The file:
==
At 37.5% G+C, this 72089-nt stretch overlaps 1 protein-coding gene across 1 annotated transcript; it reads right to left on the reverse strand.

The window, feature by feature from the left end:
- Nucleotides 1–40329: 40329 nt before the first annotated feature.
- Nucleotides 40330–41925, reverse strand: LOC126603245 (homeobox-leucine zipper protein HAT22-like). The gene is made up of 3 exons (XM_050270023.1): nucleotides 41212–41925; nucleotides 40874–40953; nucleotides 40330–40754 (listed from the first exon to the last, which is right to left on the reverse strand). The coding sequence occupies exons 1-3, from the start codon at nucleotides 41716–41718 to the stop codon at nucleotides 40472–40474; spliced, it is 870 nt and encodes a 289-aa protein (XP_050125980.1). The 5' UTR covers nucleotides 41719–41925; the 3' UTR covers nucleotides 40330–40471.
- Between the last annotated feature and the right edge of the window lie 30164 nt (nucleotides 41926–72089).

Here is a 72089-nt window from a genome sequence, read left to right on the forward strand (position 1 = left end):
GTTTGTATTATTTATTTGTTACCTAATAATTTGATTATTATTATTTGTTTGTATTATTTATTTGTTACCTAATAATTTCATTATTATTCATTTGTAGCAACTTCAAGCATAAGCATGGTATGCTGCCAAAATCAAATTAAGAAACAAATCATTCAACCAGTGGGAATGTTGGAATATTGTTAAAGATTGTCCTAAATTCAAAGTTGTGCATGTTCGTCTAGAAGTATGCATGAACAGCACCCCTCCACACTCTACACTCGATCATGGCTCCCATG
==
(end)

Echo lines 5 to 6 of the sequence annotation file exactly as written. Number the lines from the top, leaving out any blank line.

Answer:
- Between the last annotated feature and the right edge of the window lie 30164 nt (nucleotides 41926–72089).

Here is a 72089-nt window from a genome sequence, read left to right on the forward strand (position 1 = left end):